The Best Bicycle For SHTF

The Best Bicycle For SHTF

Watching all of the recent natural disasters have made me realize that now it’s more important than ever to have a plan for fuel shortages. We will still need transportation.  Bicycles are another way of traveling through an area when cars can’t, and I have built myself one in case SHTF. People have been asking me the following question, “Curt, what is the best kind of bicycle I should buy?”  If you don’t know a lot about bicycles then let me tell you there are so many different types that it can make your head spin and to list them all would take longer than the length of this page.  The main types that I will be discussing are single gear fixies, comfort bikes, mountain bikes, hybrid bikes, cyclocross bikes, and road bikes.   The single gear fixies are the classic single gear bicycle which many of us had when we were children.  These were like the old cruiser with the large comfortable seat.  While they can carry a large load, they are only one speed. They are great if you have a short distance to cover but anything over 3 to 5 miles is going to be a long day trip on one. A fixie is a heavier bike and weighs approximately 35 lbs.   Comfort bikes are like single gear fixies but with one difference–  they have gears and some of them even have suspension like a mountain bike.  These are better if you have a longer distance to travel like 5 to 10 miles, but their downside is the gear ratio. The gears on most comfort bike...
Lesson Three:  Drinkable Water

Lesson Three: Drinkable Water

You take your family out camping for the weekend in the Sierra Mountains and you packed everything you need for a weekend getaway.  You made a checklist and went over it several times.  Shelter- check; fire- check; food- check; and water- check and double check.  The vehicle is packed and you’re ready to head out for your family adventure.   Feeling adventurous, you decide to go on a back country hiking trip instead.  You wonder if you have enough supplies and equipment to do this, and you decide that you’ll be okay for the trip.  You arrive at the ranger station and get a permit and a map and ask the ranger for a good trail with a lot of things to see.   You’re ready to head out.  Throughout the hike, you periodically check the map, and that’s when you realize that things don’t look right.  You should be at the campsite by now, and wonder if you took the wrong trail and if you’re lost. we only brought enough supplies for a couple of days, what are we going to do!   You decide to set up camp and take an inventory of your supplies, knowing that you only packed enough for a couple of days. You realized that you aren’t going to have enough water if you are, indeed lost, and you start to panic.  This is a real life scenario that can and has happened. It’s important to learn new skills that better prepare us for the worst case scenario.   This week’s lesson is water purification and collection.  Finding and purifying water is not...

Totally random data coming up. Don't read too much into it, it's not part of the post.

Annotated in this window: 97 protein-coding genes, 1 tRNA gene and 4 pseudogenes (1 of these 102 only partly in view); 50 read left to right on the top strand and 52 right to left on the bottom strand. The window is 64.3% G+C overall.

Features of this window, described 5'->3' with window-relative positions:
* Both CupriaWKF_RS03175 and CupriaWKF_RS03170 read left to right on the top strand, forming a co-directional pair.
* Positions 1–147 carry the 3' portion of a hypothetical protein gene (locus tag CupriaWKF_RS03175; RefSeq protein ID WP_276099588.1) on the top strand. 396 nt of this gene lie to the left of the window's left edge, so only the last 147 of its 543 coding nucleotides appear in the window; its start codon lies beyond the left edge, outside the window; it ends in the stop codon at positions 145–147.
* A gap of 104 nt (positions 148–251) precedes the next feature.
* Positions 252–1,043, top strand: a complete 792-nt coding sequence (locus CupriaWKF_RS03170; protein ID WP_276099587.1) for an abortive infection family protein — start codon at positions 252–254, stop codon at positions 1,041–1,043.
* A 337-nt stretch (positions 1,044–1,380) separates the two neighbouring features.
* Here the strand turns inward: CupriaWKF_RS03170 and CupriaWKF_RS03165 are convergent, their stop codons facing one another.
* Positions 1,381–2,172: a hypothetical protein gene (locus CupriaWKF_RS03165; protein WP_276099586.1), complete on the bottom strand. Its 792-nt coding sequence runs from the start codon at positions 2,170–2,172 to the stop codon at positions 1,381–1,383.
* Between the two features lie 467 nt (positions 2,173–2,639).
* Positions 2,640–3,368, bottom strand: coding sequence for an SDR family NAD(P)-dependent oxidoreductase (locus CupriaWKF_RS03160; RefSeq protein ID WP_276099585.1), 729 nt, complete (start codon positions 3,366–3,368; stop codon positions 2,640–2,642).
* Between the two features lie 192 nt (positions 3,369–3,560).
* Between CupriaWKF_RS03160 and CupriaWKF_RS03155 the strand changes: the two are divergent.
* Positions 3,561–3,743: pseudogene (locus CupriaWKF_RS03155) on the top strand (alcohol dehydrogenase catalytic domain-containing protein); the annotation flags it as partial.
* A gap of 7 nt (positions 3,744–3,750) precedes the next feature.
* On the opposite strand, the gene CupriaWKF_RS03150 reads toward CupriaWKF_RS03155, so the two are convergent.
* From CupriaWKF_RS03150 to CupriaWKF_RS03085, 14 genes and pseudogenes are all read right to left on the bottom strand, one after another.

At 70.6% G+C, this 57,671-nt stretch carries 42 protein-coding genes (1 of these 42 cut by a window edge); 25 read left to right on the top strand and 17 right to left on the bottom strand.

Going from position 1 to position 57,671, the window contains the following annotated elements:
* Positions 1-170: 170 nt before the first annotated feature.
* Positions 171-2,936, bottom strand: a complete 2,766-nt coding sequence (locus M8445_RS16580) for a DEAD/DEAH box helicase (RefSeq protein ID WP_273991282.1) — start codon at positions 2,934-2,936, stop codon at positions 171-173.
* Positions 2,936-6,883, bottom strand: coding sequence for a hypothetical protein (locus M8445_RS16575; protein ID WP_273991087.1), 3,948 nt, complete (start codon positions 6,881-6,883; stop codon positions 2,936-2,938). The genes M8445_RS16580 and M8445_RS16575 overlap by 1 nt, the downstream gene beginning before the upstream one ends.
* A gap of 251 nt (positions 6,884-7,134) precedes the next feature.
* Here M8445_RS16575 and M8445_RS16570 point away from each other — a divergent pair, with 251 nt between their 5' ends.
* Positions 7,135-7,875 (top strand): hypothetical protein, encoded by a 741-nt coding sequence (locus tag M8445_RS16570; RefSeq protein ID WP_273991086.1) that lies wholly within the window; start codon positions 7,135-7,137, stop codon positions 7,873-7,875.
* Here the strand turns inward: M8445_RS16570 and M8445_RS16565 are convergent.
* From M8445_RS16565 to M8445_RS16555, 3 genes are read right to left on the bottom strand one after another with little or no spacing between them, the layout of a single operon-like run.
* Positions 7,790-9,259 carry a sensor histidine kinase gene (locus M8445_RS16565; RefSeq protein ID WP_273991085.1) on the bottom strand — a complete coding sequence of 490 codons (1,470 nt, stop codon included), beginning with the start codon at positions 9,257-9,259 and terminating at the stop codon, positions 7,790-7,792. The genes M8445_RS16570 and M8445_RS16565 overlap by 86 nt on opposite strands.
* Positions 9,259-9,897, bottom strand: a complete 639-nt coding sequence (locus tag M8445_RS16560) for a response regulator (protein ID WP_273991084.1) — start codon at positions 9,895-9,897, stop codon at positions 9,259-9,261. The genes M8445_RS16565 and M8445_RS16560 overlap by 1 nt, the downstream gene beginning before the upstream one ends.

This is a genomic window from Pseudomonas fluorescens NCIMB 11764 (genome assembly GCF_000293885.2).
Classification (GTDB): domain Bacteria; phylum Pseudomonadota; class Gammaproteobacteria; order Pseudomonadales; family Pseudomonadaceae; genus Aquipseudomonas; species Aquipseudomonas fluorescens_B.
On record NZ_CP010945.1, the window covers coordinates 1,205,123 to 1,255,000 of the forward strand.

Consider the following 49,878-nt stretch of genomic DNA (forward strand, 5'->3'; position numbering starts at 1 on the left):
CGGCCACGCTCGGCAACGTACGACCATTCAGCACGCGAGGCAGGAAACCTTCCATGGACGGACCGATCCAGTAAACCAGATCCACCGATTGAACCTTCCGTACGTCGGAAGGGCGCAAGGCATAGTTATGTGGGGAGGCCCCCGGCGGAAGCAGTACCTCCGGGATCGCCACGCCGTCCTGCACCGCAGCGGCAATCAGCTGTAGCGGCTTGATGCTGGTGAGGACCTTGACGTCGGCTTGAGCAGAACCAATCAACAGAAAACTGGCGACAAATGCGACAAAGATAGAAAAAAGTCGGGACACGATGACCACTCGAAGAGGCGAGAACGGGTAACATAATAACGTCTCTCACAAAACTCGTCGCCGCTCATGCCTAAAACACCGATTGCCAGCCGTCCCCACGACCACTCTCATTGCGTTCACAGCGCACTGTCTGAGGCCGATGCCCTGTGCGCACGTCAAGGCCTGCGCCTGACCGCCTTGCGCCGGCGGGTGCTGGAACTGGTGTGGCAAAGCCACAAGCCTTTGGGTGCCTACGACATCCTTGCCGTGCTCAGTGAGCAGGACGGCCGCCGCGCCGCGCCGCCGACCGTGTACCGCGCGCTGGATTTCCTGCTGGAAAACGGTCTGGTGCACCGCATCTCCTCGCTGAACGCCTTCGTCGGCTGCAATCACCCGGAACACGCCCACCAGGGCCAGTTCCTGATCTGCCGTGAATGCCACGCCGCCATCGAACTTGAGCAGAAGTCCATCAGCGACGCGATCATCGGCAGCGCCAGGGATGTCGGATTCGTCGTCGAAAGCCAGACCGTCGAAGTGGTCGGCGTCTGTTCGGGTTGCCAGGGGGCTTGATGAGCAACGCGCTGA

Lesson Two: How Make A Shelter

Lesson Two: How Make A Shelter

In part one I discussed different ways to build a fire.  In this lesson, I’ll teach you how to make a shelter in an emergency. Imagine the following scenario:  You take your family out for a day hike at Mount Rushmore.  You’re having a great time. As you’re hiking along, you look up at the sky and notice it looking little dark.  You tell yourself that you will be okay, as you stop for a quick family picnic. Time gets away from you, and your attention is quickly broken from your family and up towards the sky.  You start to clean up and as you stuff everything back into your bag, a big crash of lightning hits in the area and your children start to panic. You tell your family it will be okay, and to just grab what they can and double time it back to the car.  Since you only planned a day trip, you don’t have a shelter in your bag. The storm is starting to intensify, and you realize you need to take cover and find shelter. This is what I call the worst case scenario that can happen and lucky for you, I am here to help by showing you how to build that life-saving shelter.  Shelter is one of the most important things for survival during an off grid situation.  The rule of three 3’s is a good place to start. You can only survive without shelter for three hours, water for three days, and food for three weeks.   Shelter is very important for survival, and depending on the weather conditions it...